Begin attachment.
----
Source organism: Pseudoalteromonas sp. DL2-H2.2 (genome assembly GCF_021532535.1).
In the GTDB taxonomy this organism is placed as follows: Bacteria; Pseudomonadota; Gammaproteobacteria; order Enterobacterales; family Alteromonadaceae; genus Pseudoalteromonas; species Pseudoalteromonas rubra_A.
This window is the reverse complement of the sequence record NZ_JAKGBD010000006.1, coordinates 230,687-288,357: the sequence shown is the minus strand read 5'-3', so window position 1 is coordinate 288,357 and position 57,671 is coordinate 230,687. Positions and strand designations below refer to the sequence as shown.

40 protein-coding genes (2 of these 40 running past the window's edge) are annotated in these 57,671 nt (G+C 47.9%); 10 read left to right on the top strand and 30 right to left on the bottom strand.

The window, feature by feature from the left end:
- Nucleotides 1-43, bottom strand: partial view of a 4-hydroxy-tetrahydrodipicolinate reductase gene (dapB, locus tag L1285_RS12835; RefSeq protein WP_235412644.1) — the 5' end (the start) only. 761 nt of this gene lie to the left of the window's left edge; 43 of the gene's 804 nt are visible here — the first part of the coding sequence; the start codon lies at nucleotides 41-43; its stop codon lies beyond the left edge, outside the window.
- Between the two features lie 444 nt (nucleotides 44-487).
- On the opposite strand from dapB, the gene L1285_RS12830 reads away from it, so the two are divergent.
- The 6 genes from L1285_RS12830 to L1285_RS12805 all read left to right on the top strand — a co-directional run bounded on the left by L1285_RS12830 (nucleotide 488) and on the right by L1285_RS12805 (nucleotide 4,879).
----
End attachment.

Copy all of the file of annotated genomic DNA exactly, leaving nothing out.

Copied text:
Source organism: Pseudoalteromonas sp. DL2-H2.2 (genome assembly GCF_021532535.1).
In the GTDB taxonomy this organism is placed as follows: Bacteria; Pseudomonadota; Gammaproteobacteria; order Enterobacterales; family Alteromonadaceae; genus Pseudoalteromonas; species Pseudoalteromonas rubra_A.
This window is the reverse complement of the sequence record NZ_JAKGBD010000006.1, coordinates 230,687-288,357: the sequence shown is the minus strand read 5'-3', so window position 1 is coordinate 288,357 and position 57,671 is coordinate 230,687. Positions and strand designations below refer to the sequence as shown.

40 protein-coding genes (2 of these 40 running past the window's edge) are annotated in these 57,671 nt (G+C 47.9%); 10 read left to right on the top strand and 30 right to left on the bottom strand.

The window, feature by feature from the left end:
- Nucleotides 1-43, bottom strand: partial view of a 4-hydroxy-tetrahydrodipicolinate reductase gene (dapB, locus tag L1285_RS12835; RefSeq protein WP_235412644.1) — the 5' end (the start) only. 761 nt of this gene lie to the left of the window's left edge; 43 of the gene's 804 nt are visible here — the first part of the coding sequence; the start codon lies at nucleotides 41-43; its stop codon lies beyond the left edge, outside the window.
- Between the two features lie 444 nt (nucleotides 44-487).
- On the opposite strand from dapB, the gene L1285_RS12830 reads away from it, so the two are divergent.
- The 6 genes from L1285_RS12830 to L1285_RS12805 all read left to right on the top strand — a co-directional run bounded on the left by L1285_RS12830 (nucleotide 488) and on the right by L1285_RS12805 (nucleotide 4,879).